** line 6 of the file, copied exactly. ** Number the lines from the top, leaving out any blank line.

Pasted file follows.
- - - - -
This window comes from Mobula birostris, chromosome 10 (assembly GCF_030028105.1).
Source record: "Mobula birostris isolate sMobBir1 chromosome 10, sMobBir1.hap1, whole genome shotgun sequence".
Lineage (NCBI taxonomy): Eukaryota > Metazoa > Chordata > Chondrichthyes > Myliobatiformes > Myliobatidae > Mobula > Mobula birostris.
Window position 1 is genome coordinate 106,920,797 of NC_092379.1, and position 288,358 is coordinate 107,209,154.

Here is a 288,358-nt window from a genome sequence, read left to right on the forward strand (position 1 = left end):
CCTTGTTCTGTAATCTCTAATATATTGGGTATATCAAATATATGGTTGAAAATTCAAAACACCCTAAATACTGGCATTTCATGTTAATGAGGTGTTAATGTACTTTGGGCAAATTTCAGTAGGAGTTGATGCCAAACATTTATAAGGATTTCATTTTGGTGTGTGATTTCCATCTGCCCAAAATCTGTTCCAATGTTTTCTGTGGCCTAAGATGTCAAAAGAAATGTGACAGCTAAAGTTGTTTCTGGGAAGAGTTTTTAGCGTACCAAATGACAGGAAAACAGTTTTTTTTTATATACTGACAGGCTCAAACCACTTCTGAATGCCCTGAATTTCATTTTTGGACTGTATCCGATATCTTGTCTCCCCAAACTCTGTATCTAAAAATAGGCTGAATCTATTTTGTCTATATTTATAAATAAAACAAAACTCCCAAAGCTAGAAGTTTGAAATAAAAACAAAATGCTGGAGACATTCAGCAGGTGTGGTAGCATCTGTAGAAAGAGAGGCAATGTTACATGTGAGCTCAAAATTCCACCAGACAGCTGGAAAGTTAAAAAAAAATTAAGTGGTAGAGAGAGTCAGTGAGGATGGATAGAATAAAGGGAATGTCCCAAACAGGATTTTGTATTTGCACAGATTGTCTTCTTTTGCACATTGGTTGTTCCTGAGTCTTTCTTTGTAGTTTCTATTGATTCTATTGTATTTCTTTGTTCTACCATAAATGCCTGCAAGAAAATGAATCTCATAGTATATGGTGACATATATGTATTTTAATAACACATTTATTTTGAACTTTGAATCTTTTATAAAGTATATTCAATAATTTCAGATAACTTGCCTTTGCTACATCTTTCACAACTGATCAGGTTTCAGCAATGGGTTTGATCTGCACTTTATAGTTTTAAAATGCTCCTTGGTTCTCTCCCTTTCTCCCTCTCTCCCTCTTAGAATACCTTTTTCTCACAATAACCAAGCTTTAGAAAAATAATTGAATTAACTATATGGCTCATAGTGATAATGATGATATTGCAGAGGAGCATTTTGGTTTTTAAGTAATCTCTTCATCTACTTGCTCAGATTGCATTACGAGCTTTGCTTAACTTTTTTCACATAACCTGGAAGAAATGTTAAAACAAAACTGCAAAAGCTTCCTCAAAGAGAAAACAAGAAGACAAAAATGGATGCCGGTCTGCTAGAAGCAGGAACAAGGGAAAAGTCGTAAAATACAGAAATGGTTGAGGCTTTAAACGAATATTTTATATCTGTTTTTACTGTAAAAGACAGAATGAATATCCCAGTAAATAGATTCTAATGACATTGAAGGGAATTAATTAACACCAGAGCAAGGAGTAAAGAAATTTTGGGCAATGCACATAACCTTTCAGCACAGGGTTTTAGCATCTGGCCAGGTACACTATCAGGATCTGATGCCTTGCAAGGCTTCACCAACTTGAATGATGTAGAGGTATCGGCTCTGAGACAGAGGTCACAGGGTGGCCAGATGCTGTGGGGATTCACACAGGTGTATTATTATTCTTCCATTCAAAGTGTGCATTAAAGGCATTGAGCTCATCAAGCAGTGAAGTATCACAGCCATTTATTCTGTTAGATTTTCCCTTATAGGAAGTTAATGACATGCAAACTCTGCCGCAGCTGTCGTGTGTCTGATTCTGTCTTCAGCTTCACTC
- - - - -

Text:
CCTTGTTCTGTAATCTCTAATATATTGGGTATATCAAATATATGGTTGAAAATTCAAAACACCCTAAATACTGGCATTTCATGTTAATGAGGTGTTAATGTACTTTGGGCAAATTTCAGTAGGAGTTGATGCCAAACATTTATAAGGATTTCATTTTGGTGTGTGATTTCCATCTGCCCAAAATCTGTTCCAATGTTTTCTGTGGCCTAAGATGTCAAAAGAAATGTGACAGCTAAAGTTGTTTCTGGGAAGAGTTTTTAGCGTACCAAATGACAGGAAAACAGTTTTTTTTTATATACTGACAGGCTCAAACCACTTCTGAATGCCCTGAATTTCATTTTTGGACTGTATCCGATATCTTGTCTCCCCAAACTCTGTATCTAAAAATAGGCTGAATCTATTTTGTCTATATTTATAAATAAAACAAAACTCCCAAAGCTAGAAGTTTGAAATAAAAACAAAATGCTGGAGACATTCAGCAGGTGTGGTAGCATCTGTAGAAAGAGAGGCAATGTTACATGTGAGCTCAAAATTCCACCAGACAGCTGGAAAGTTAAAAAAAAATTAAGTGGTAGAGAGAGTCAGTGAGGATGGATAGAATAAAGGGAATGTCCCAAACAGGATTTTGTATTTGCACAGATTGTCTTCTTTTGCACATTGGTTGTTCCTGAGTCTTTCTTTGTAGTTTCTATTGATTCTATTGTATTTCTTTGTTCTACCATAAATGCCTGCAAGAAAATGAATCTCATAGTATATGGTGACATATATGTATTTTAATAACACATTTATTTTGAACTTTGAATCTTTTATAAAGTATATTCAATAATTTCAGATAACTTGCCTTTGCTACATCTTTCACAACTGATCAGGTTTCAGCAATGGGTTTGATCTGCACTTTATAGTTTTAAAATGCTCCTTGGTTCTCTCCCTTTCTCCCTCTCTCCCTCTTAGAATACCTTTTTCTCACAATAACCAAGCTTTAGAAAAATAATTGAATTAACTATATGGCTCATAGTGATAATGATGATATTGCAGAGGAGCATTTTGGTTTTTAAGTAATCTCTTCATCTACTTGCTCAGATTGCATTACGAGCTTTGCTTAACTTTTTTCACATAACCTGGAAGAAATGTTAAAACAAAACTGCAAAAGCTTCCTCAAAGAGAAAACAAGAAGACAAAAATGGATGCCGGTCTGCTAGAAGCAGGAACAAGGGAAAAGTCGTAAAATACAGAAATGGTTGAGGCTTTAAACGAATATTTTATATCTGTTTTTACTGTAAAAGACAGAATGAATATCCCAGTAAATAGATTCTAATGACATTGAAGGGAATTAATTAACACCAGAGCAAGGAGTAAAGAAATTTTGGGCAATGCACATAACCTTTCAGCACAGGGTTTTAGCATCTGGCCAGGTACACTATCAGGATCTGATGCCTTGCAAGGCTTCACCAACTTGAATGATGTAGAGGTATCGGCTCTGAGACAGAGGTCACAGGGTGGCCAGATGCTGTGGGGATTCACACAGGTGTATTATTATTCTTCCATTCAAAGTGTGCATTAAAGGCATTGAGCTCATCAAGCAGTGAAGTATCACAGCCATTTATTCTGTTAGATTTTCCCTTATAGGAAGTTAATGACATGCAAACTCTGCCGCAGCTGTCGTGTGTCTGATTCTGTCTTCAGCTTCACTC